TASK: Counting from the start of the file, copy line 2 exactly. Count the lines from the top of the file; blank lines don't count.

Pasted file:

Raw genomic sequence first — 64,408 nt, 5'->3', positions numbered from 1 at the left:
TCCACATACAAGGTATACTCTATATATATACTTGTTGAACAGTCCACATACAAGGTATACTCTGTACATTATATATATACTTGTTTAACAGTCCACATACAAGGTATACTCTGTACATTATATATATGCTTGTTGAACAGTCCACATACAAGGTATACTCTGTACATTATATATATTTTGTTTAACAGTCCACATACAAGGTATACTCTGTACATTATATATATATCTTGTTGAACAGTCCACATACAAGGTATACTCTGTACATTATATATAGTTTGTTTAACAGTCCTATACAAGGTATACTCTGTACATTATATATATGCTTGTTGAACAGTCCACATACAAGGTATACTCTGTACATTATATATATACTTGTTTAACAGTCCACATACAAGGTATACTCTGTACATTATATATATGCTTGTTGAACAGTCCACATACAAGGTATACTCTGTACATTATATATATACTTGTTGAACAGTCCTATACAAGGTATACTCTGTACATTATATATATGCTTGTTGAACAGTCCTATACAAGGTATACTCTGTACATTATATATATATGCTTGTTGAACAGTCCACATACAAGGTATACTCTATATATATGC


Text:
TCCACATACAAGGTATACTCTATATATATACTTGTTGAACAGTCCACATACAAGGTATACTCTGTACATTATATATATACTTGTTTAACAGTCCACATACAAGGTATACTCTGTACATTATATATATGCTTGTTGAACAGTCCACATACAAGGTATACTCTGTACATTATATATATTTTGTTTAACAGTCCACATACAAGGTATACTCTGTACATTATATATATATCTTGTTGAACAGTCCACATACAAGGTATACTCTGTACATTATATATAGTTTGTTTAACAGTCCTATACAAGGTATACTCTGTACATTATATATATGCTTGTTGAACAGTCCACATACAAGGTATACTCTGTACATTATATATATACTTGTTTAACAGTCCACATACAAGGTATACTCTGTACATTATATATATGCTTGTTGAACAGTCCACATACAAGGTATACTCTGTACATTATATATATACTTGTTGAACAGTCCTATACAAGGTATACTCTGTACATTATATATATGCTTGTTGAACAGTCCTATACAAGGTATACTCTGTACATTATATATATATGCTTGTTGAACAGTCCACATACAAGGTATACTCTATATATATGC